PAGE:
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When Economic Vitality Administrator Greg Fisher asked for council’s approval of his Economic Development Fund program priorities and budget two weeks ago, he painted a grim picture of the current situation.
Although some needs — such as replacing an aging county infrastructure — are being addressed, critical pieces of a sound foundation are missing.
A shortage of desirable commercial sites and blight are two issues that have been identified.
“We had a national retailer that we met at the International Conference of Shopping Centers who came into town last week looking for 4,000 square feet for a national sporting goods store. He couldn’t find anything that suited him,” Fisher said. “We’re pushing real hard to get him into something now, but the point is, having a good quality commercial product available is half the battle of getting economic development in the community.”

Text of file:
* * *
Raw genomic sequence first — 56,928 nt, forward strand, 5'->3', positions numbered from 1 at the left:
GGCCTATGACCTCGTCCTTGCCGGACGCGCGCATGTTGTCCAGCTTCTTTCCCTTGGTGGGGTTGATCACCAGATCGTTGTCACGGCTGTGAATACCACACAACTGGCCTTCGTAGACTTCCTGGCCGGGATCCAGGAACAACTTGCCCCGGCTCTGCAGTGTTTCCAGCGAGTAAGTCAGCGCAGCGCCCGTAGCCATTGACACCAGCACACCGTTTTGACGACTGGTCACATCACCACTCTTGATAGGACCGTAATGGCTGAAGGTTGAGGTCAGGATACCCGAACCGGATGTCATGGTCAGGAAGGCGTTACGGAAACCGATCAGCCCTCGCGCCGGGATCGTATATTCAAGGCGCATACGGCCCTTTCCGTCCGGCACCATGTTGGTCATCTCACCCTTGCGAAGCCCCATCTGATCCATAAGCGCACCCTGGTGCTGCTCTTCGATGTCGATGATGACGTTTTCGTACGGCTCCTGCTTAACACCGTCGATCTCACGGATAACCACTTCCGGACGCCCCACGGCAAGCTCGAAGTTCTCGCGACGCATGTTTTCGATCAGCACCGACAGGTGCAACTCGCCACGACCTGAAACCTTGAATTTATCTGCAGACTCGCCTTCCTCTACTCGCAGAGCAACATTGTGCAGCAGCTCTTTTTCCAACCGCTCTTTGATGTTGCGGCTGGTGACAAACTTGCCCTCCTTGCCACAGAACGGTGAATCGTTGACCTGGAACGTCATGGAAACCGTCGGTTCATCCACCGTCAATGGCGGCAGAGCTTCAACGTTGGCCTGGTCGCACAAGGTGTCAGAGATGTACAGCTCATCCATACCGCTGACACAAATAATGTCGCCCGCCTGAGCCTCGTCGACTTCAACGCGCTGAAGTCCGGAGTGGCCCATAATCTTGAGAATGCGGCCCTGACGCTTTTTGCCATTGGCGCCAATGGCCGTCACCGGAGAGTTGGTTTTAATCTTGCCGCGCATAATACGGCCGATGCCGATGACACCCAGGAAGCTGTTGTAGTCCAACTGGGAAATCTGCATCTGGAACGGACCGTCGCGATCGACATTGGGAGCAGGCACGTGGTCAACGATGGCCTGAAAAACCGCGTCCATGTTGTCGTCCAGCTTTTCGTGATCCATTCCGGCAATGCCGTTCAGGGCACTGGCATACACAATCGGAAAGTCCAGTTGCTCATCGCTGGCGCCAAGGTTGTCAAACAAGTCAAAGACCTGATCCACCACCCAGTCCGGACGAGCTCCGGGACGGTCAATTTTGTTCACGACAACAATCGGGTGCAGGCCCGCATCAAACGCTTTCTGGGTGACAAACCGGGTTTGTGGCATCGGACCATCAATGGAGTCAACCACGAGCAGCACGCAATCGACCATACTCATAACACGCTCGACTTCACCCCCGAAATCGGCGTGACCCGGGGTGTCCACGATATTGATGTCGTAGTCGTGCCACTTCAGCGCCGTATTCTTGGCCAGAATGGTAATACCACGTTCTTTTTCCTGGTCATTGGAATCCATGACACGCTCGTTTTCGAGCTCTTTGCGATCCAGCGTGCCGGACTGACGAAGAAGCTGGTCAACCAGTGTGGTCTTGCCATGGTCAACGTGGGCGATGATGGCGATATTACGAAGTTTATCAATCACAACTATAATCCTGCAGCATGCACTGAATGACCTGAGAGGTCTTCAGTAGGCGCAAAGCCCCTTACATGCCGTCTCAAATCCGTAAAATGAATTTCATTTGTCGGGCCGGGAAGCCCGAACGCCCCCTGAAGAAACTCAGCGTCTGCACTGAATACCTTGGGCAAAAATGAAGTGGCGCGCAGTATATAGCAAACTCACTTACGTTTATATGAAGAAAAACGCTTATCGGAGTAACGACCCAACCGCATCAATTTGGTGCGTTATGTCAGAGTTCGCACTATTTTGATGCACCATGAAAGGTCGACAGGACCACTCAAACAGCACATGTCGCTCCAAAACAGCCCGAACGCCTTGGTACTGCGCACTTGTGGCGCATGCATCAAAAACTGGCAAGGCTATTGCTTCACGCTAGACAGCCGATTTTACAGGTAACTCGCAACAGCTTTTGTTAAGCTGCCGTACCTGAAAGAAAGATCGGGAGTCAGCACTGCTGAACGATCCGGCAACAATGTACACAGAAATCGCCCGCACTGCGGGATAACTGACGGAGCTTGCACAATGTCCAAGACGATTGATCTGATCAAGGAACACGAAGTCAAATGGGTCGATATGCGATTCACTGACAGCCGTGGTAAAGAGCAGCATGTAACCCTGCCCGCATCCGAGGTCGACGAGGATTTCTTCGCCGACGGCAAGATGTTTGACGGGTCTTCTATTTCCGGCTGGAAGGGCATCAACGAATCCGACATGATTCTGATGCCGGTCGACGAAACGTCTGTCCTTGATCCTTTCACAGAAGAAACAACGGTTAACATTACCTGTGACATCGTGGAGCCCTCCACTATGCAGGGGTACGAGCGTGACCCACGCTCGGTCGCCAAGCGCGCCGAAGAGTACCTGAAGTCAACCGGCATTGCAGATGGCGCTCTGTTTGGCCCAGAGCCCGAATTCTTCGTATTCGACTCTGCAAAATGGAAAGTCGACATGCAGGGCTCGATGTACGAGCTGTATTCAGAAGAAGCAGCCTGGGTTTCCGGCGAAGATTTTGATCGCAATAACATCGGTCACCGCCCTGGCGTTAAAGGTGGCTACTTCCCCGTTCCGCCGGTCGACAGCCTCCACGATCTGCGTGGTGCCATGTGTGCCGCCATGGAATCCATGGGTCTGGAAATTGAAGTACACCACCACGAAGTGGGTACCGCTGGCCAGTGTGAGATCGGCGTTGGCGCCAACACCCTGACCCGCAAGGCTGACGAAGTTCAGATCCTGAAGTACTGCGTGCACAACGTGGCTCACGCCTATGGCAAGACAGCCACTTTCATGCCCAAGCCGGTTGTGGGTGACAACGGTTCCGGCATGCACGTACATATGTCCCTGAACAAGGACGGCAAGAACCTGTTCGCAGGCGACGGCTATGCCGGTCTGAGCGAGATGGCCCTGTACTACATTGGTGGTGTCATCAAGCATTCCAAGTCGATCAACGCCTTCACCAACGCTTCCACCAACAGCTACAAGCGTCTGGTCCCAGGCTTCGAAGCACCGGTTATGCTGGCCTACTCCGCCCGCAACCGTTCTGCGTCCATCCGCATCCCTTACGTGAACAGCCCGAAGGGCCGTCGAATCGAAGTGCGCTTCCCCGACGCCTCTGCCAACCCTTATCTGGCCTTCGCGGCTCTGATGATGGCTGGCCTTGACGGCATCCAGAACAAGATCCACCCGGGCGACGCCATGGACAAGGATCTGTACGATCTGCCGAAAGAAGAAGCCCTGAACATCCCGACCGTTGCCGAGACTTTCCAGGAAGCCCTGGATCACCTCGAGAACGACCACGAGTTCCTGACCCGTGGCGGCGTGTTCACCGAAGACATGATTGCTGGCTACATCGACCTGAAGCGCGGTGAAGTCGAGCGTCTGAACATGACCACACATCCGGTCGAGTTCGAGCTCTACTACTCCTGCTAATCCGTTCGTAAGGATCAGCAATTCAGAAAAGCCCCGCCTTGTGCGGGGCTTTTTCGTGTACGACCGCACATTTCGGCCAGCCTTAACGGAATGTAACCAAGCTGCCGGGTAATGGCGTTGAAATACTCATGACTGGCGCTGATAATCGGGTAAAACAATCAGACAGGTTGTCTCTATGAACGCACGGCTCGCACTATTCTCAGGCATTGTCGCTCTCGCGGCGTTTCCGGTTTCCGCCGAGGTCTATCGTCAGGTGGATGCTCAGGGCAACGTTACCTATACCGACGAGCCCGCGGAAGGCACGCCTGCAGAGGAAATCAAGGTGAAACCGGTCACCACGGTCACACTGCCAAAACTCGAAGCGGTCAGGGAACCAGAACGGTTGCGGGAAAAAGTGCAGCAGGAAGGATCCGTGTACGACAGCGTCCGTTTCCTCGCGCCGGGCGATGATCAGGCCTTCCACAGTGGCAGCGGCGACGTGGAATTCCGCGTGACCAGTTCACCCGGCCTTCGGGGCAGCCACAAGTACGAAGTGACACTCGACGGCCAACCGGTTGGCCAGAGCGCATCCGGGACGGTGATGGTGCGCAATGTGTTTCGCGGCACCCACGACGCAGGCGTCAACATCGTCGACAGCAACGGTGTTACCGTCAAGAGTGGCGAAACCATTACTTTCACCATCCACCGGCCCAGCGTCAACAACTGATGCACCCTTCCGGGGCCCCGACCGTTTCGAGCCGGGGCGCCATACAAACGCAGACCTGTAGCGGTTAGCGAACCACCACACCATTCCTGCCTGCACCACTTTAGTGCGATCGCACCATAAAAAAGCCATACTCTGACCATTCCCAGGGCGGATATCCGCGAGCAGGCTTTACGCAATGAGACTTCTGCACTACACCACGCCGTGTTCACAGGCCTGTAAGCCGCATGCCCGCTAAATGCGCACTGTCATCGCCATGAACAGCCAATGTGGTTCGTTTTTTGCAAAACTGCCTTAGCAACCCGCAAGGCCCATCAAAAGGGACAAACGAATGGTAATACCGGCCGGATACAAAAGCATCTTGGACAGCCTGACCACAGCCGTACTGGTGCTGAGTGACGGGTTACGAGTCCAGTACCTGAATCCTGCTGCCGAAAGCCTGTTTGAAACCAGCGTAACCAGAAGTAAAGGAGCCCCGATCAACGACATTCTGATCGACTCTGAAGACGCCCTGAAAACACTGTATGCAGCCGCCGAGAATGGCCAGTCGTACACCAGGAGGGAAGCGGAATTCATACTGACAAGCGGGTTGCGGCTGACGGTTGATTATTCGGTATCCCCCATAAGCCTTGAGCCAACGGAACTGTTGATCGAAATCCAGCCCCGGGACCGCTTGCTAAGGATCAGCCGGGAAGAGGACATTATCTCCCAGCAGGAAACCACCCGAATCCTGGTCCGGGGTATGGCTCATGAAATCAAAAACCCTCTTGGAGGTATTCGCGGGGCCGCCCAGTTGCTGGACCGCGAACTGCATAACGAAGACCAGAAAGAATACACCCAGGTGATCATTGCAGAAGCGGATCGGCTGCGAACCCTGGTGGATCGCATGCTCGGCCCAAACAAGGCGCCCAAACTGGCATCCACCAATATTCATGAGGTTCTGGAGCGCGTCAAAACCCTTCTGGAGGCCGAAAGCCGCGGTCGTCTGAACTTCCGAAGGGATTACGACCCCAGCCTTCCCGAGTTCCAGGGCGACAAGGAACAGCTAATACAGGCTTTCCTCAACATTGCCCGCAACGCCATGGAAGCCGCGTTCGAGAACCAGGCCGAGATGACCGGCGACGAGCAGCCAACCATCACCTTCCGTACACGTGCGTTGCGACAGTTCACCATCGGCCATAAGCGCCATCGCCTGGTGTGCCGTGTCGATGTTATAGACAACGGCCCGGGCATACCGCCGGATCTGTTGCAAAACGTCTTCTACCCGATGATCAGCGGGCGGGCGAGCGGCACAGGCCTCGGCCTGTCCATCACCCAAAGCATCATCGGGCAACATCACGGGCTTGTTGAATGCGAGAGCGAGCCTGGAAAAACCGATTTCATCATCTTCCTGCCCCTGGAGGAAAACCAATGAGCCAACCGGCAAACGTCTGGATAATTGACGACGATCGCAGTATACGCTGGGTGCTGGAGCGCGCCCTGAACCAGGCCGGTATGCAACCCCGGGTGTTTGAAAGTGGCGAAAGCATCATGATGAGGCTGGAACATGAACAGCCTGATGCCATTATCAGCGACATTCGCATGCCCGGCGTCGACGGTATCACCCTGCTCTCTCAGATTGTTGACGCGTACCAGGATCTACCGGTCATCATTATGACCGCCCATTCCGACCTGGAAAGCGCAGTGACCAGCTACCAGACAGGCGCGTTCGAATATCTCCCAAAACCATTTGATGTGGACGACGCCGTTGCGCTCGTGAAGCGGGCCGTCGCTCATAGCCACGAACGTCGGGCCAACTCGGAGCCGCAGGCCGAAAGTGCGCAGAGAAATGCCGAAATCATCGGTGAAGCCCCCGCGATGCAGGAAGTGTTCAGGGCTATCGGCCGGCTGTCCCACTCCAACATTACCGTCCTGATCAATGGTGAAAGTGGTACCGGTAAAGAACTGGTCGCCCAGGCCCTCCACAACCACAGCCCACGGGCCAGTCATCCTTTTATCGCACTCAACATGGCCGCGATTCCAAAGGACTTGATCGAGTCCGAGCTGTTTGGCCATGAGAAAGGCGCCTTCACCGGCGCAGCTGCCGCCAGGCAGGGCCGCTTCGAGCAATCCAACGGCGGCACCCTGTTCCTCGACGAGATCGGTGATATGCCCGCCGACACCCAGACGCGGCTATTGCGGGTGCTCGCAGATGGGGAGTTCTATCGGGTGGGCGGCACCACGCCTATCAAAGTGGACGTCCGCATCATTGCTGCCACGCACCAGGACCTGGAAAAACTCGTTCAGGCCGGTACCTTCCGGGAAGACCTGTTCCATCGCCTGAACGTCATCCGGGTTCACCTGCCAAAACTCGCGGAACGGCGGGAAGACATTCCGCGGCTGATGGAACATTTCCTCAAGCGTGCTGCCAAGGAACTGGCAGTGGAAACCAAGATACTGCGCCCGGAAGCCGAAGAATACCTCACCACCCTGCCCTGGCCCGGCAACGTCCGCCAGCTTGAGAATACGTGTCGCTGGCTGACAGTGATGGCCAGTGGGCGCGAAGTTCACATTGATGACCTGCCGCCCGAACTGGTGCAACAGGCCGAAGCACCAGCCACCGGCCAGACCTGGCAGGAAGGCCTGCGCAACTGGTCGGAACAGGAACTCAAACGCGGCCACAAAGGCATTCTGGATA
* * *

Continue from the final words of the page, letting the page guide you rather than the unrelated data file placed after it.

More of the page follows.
“We have a lot of aging commercial properties. It comes with the territory when you have a community that was built about the same time. Many of the buildings are 50 and 60 and 70 years old now, and that’s just the time when they either get renovated or fall apart,” Fisher said.
Fisher acknowledged the county’s limitations in cleaning up blight.
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